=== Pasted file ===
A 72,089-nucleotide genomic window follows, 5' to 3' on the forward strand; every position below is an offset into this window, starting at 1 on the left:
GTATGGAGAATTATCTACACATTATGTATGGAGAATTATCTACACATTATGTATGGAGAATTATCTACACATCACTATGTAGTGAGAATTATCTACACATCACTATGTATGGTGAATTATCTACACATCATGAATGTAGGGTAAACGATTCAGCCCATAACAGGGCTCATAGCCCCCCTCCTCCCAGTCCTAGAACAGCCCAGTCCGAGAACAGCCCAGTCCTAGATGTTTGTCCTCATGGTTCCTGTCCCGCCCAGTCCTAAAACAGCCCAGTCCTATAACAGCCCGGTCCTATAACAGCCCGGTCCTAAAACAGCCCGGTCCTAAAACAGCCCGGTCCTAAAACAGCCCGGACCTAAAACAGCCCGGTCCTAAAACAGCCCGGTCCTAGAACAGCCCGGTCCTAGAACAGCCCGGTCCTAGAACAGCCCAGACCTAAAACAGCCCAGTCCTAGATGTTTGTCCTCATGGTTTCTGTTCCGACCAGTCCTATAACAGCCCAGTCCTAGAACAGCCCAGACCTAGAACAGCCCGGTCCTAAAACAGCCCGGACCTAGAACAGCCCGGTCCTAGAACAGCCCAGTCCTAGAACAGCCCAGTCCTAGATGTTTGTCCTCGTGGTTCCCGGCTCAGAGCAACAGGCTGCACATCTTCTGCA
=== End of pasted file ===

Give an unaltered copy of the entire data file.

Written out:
A 72,089-nucleotide genomic window follows, 5' to 3' on the forward strand; every position below is an offset into this window, starting at 1 on the left:
GTATGGAGAATTATCTACACATTATGTATGGAGAATTATCTACACATTATGTATGGAGAATTATCTACACATCACTATGTAGTGAGAATTATCTACACATCACTATGTATGGTGAATTATCTACACATCATGAATGTAGGGTAAACGATTCAGCCCATAACAGGGCTCATAGCCCCCCTCCTCCCAGTCCTAGAACAGCCCAGTCCGAGAACAGCCCAGTCCTAGATGTTTGTCCTCATGGTTCCTGTCCCGCCCAGTCCTAAAACAGCCCAGTCCTATAACAGCCCGGTCCTATAACAGCCCGGTCCTAAAACAGCCCGGTCCTAAAACAGCCCGGTCCTAAAACAGCCCGGACCTAAAACAGCCCGGTCCTAAAACAGCCCGGTCCTAGAACAGCCCGGTCCTAGAACAGCCCGGTCCTAGAACAGCCCAGACCTAAAACAGCCCAGTCCTAGATGTTTGTCCTCATGGTTTCTGTTCCGACCAGTCCTATAACAGCCCAGTCCTAGAACAGCCCAGACCTAGAACAGCCCGGTCCTAAAACAGCCCGGACCTAGAACAGCCCGGTCCTAGAACAGCCCAGTCCTAGAACAGCCCAGTCCTAGATGTTTGTCCTCGTGGTTCCCGGCTCAGAGCAACAGGCTGCACATCTTCTGCA